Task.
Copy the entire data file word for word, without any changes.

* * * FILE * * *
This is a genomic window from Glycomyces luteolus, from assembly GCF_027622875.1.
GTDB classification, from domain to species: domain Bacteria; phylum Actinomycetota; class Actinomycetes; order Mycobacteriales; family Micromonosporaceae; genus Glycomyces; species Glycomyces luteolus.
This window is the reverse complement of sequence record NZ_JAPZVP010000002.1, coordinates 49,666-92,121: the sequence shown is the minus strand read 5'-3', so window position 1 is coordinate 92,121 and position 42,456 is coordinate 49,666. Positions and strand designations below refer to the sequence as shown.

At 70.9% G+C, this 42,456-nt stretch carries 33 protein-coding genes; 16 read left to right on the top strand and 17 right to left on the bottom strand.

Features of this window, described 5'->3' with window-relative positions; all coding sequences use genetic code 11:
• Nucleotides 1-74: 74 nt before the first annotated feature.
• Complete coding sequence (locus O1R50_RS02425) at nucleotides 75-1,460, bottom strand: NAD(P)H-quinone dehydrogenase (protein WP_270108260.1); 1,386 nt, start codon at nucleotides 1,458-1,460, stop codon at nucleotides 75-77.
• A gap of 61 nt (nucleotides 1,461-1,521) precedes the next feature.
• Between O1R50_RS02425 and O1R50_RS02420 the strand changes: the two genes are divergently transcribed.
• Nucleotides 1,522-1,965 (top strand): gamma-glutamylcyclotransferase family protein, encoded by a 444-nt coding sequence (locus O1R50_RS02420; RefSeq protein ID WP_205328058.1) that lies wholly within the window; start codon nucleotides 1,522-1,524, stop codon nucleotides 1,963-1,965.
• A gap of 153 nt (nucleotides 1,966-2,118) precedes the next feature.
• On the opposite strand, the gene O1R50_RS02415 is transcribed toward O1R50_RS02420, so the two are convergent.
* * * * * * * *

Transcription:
This is a genomic window from Glycomyces luteolus, from assembly GCF_027622875.1.
GTDB classification, from domain to species: domain Bacteria; phylum Actinomycetota; class Actinomycetes; order Mycobacteriales; family Micromonosporaceae; genus Glycomyces; species Glycomyces luteolus.
This window is the reverse complement of sequence record NZ_JAPZVP010000002.1, coordinates 49,666-92,121: the sequence shown is the minus strand read 5'-3', so window position 1 is coordinate 92,121 and position 42,456 is coordinate 49,666. Positions and strand designations below refer to the sequence as shown.

At 70.9% G+C, this 42,456-nt stretch carries 33 protein-coding genes; 16 read left to right on the top strand and 17 right to left on the bottom strand.

Features of this window, described 5'->3' with window-relative positions; all coding sequences use genetic code 11:
• Nucleotides 1-74: 74 nt before the first annotated feature.
• Complete coding sequence (locus O1R50_RS02425) at nucleotides 75-1,460, bottom strand: NAD(P)H-quinone dehydrogenase (protein WP_270108260.1); 1,386 nt, start codon at nucleotides 1,458-1,460, stop codon at nucleotides 75-77.
• A gap of 61 nt (nucleotides 1,461-1,521) precedes the next feature.
• Between O1R50_RS02425 and O1R50_RS02420 the strand changes: the two genes are divergently transcribed.
• Nucleotides 1,522-1,965 (top strand): gamma-glutamylcyclotransferase family protein, encoded by a 444-nt coding sequence (locus O1R50_RS02420; RefSeq protein ID WP_205328058.1) that lies wholly within the window; start codon nucleotides 1,522-1,524, stop codon nucleotides 1,963-1,965.
• A gap of 153 nt (nucleotides 1,966-2,118) precedes the next feature.
• On the opposite strand, the gene O1R50_RS02415 is transcribed toward O1R50_RS02420, so the two are convergent.